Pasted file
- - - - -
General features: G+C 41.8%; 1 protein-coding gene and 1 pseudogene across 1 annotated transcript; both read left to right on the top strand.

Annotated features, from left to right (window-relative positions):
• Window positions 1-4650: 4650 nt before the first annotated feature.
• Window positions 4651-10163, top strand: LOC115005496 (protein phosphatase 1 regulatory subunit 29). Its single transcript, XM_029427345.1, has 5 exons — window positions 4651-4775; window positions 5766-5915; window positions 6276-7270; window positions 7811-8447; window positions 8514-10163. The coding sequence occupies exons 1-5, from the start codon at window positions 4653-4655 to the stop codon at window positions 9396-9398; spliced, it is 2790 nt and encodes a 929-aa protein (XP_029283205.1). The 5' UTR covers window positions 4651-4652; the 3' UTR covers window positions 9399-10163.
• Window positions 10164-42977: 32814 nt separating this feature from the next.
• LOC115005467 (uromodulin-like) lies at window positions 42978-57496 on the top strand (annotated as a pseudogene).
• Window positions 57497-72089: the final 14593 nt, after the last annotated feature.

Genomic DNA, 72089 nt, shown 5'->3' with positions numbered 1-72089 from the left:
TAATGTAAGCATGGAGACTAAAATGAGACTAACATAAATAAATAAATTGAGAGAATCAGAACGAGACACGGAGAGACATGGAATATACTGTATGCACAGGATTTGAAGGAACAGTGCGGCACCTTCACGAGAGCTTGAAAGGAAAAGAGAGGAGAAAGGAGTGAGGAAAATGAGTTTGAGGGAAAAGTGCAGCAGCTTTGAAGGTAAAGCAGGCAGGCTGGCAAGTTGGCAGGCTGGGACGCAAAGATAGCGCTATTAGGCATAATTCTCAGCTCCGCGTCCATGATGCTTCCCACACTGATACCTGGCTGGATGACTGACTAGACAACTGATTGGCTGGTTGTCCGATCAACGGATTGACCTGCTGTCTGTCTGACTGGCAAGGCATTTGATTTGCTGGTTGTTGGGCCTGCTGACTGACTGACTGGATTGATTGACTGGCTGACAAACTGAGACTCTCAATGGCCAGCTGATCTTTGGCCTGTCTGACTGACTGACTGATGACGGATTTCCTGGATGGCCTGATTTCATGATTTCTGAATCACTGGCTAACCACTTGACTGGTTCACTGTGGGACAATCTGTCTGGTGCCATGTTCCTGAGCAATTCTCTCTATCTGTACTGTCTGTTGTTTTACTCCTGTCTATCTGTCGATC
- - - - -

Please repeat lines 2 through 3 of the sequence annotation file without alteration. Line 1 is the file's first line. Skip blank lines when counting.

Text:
Annotated features, from left to right (window-relative positions):
• Window positions 1-4650: 4650 nt before the first annotated feature.